Whispers from the head of Russia’s shadow army replacing Putin draw a response

Concord Press Service/via Reuters

Wagner group founder Yevgeny Prigozhin made a name for himself by having his men kill as many Ukrainians as possible President Vladimir Putin— but some analysts are now saying he is indeed vying for the presidential throne.

“Wagner Group financier Yevgeny Prigozhin may be using his influence in Russia’s mainstream media landscape to present himself as a contender in the 2024 Russian presidential election,” according to the DC-based Institute for the Study of War called Tuesday.

Analysts at the think tank argued that in a recent video interview with Russian journalists, the mercenary boss “appeared to mimic the way Russian President Vladimir Putin films his choreographed public meetings, either to quietly mock Putin or to subtly hint that Prigozhin might go Russian President like Putin.”

He has also taken steps to differentiate himself from the “elite” in the Kremlin and the Defense Ministry, analysts note, by defying the narrative that Russia is at war with Nazis and NATO and routinely criticizing senior military officials.

“Prigozhin’s recent behavior, regardless of intent, promotes a narrative in Russian society that Prigozhin has greater political ambitions in Russia,” ISW wrote.

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The Kremlin-linked businessman – long before he ever admitted his role in Wagner – known as the mastermind overseeing Russia’s vast network of internet trolls – has denied any political ambitions.

When asked by a journalist on Wednesday whether he actually had his sights set on political office, he said blown a seal: “A law is urgently needed. So that anyone who says ‘political ambitions’ will be shot immediately.”

But on the same day he threw his support behind an enemy of the Kremlin in a move aimed at portraying him as a noble leader standing up for ordinary people trampled by the country’s elite (a common theme in all his recent public statements).

In a letter to prosecutors in the Tula region, Prigozhin championed Alexei Moskalev, a single father who was sentenced to two years in prison earlier this week for allegedly “discrediting” the Russian military. Moskalev was arrested just a day after his then 12-year-old daughter drew an anti-war picture at school.

Prigozhin called the sentence against Moskalev “unfair” and appealed to the prosecutor’s office to reconsider the case so that Moskalev’s daughter is not forced to live in an orphanage.

“Wagner fighters defend the interests of the Russian Federation and die with honor for our Motherland and the future of our children. After the death of many of our comrades, their families, wives and children are left behind. Often these children, who have no other relatives, end up in orphanages. We believe this is a great tragedy for Russia and our country’s future,” Prigozhin wrote, conveniently omitting the many children orphaned by his own private army.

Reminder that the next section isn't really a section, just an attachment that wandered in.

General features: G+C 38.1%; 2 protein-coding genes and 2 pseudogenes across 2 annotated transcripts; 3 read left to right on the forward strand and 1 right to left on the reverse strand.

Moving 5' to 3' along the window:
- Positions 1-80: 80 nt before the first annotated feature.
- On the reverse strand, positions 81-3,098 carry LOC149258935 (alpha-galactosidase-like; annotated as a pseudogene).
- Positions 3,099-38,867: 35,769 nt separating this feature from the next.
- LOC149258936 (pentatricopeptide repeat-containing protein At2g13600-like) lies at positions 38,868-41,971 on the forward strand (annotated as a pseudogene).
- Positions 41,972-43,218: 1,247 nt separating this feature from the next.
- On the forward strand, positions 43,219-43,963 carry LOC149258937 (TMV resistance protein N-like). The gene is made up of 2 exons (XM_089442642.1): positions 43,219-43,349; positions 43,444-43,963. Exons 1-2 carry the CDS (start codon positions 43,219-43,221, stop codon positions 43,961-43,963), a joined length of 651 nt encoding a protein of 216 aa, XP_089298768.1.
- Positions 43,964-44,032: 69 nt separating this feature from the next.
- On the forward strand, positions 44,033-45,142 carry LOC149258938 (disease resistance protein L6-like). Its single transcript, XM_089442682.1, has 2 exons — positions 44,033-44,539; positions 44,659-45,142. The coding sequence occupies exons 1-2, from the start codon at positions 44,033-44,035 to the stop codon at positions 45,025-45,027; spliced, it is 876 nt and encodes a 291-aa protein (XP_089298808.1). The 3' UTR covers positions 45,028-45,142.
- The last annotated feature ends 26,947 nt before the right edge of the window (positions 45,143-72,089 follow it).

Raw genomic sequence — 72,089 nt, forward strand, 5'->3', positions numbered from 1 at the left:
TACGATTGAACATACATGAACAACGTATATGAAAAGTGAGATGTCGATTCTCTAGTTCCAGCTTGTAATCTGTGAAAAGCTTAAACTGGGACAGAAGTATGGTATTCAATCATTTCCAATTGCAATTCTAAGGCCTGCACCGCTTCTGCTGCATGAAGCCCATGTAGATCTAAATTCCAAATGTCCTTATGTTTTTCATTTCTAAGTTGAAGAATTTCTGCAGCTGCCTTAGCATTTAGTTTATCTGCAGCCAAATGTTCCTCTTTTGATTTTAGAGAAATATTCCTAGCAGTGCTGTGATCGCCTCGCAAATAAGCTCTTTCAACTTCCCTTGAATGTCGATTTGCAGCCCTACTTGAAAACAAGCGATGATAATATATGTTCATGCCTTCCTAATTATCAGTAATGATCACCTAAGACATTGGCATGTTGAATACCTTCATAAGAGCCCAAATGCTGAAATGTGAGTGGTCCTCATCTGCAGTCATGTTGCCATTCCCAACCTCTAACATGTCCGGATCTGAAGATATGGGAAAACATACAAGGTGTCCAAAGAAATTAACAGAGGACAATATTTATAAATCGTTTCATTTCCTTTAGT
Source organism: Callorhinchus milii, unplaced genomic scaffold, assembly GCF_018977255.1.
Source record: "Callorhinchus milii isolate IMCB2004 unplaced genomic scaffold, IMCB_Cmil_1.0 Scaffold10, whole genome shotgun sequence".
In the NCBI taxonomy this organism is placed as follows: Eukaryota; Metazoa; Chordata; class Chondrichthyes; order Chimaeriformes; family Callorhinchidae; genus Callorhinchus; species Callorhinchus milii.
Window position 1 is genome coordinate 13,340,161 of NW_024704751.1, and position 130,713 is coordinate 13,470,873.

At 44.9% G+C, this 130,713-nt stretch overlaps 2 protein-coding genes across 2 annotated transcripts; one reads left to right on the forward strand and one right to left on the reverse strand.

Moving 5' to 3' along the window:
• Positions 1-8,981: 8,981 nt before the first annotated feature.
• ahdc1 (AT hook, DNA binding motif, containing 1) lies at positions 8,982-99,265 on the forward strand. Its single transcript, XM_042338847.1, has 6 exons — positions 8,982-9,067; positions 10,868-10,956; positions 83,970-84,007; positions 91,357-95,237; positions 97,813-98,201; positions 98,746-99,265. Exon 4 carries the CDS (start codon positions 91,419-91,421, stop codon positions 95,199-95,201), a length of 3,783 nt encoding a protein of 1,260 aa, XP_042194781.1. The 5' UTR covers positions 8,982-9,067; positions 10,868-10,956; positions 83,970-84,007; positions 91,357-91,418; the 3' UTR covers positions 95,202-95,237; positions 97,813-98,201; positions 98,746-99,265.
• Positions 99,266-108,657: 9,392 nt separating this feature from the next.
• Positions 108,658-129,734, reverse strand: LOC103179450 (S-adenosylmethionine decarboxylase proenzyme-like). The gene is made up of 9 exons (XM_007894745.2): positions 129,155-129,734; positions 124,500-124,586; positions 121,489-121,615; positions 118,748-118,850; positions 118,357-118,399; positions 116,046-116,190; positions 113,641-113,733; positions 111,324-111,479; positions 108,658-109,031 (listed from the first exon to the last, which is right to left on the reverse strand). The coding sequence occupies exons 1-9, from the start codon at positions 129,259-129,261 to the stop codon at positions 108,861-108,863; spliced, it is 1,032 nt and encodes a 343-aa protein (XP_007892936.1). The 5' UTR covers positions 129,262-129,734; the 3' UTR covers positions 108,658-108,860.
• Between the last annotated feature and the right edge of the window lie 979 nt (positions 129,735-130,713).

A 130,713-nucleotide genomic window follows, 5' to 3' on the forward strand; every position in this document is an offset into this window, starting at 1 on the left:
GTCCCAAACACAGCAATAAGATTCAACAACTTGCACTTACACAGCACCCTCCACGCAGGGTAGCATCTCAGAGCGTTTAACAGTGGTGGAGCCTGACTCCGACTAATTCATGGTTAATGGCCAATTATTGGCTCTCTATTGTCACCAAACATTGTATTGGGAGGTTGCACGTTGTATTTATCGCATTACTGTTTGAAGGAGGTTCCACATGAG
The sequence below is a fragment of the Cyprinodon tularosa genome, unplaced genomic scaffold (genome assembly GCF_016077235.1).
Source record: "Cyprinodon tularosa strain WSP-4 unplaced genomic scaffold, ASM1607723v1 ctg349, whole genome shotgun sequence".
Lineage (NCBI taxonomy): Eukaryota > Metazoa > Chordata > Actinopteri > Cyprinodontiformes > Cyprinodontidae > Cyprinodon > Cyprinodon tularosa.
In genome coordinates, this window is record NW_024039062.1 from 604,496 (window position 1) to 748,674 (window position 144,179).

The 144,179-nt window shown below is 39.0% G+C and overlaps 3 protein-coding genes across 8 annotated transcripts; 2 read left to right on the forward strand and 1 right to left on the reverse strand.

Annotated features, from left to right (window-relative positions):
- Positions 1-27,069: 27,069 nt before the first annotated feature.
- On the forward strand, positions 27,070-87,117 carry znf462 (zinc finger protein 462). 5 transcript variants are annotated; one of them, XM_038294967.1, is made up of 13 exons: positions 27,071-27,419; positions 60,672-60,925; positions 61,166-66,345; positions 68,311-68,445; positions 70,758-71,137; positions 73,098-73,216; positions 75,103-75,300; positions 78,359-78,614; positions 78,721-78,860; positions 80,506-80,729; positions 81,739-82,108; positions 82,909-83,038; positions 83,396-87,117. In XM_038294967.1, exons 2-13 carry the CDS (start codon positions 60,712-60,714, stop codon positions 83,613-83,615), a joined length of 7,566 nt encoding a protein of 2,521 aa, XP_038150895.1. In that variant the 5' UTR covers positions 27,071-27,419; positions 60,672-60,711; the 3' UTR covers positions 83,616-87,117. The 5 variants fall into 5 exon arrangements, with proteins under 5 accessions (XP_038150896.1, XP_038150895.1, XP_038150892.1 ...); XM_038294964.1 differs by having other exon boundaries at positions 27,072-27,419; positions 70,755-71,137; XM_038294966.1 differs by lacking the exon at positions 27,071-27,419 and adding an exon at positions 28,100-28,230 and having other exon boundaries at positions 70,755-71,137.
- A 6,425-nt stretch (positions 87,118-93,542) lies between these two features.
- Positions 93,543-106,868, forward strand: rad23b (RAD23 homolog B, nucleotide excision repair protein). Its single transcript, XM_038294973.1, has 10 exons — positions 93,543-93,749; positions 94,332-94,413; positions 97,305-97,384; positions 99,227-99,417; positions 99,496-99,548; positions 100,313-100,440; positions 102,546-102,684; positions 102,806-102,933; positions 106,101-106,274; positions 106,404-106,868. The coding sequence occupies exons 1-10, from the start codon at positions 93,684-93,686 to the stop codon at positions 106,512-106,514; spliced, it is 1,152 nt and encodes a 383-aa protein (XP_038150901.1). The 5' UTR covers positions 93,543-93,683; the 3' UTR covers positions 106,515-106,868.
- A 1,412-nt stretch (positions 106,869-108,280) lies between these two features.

The move was quickly praised by pro-Kremlin pundits.

“Prigozhin is an absolutely brilliant man who, unlike the faceless ‘technocrats’, has read Dostoyevsky and understands that defending the ‘humiliated and offended’ is something that will always resonate in the Russian heart. And the Russian people will always despise and hate the ‘technocrat’ who lacks all sympathy,” wrote propagandist Sergei Mardan.

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Prigozhin’s appeal to prosecutors also came as a thumb in the eye from the Kremlin, which recently banned him from its prison recruitment program in Ukraine and appears to be trying to curb his growing influence.

While Prigozhin played the compassionate savior, Vladimir Putin’s spokesman played Dmitry Peskov defended the verdict against Moskalev earlier on Wednesday and took a hit at his “deplorable” parenting skills.

Aside from the prospects of Prigozhin attempting to make himself the country’s next leader, however, some see another explanation for his recent moves.

“Prigozhin is weak, he got into trouble with everyone and lost supplies of food to the army, and he is forced to advertise his activities on porn sites. I think he should go to Africa in the near future, and it’s unlikely that he’ll last long physically – he’ll be poisoned, or shot, or there’ll be an accident,” Olga Romanova, the founder of Russia Behind Bars, said in one interview earlier this week.

She said his actions showed he was “hysterical” at losing power.

“We recently seriously discussed that he can influence not only Russian, but also world politics – and now he is being swept under the bench. … It is a shameful, naturally conditioned end, and I really hope that another similar villain does not come and take his place.”

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Source : news.yahoo.com

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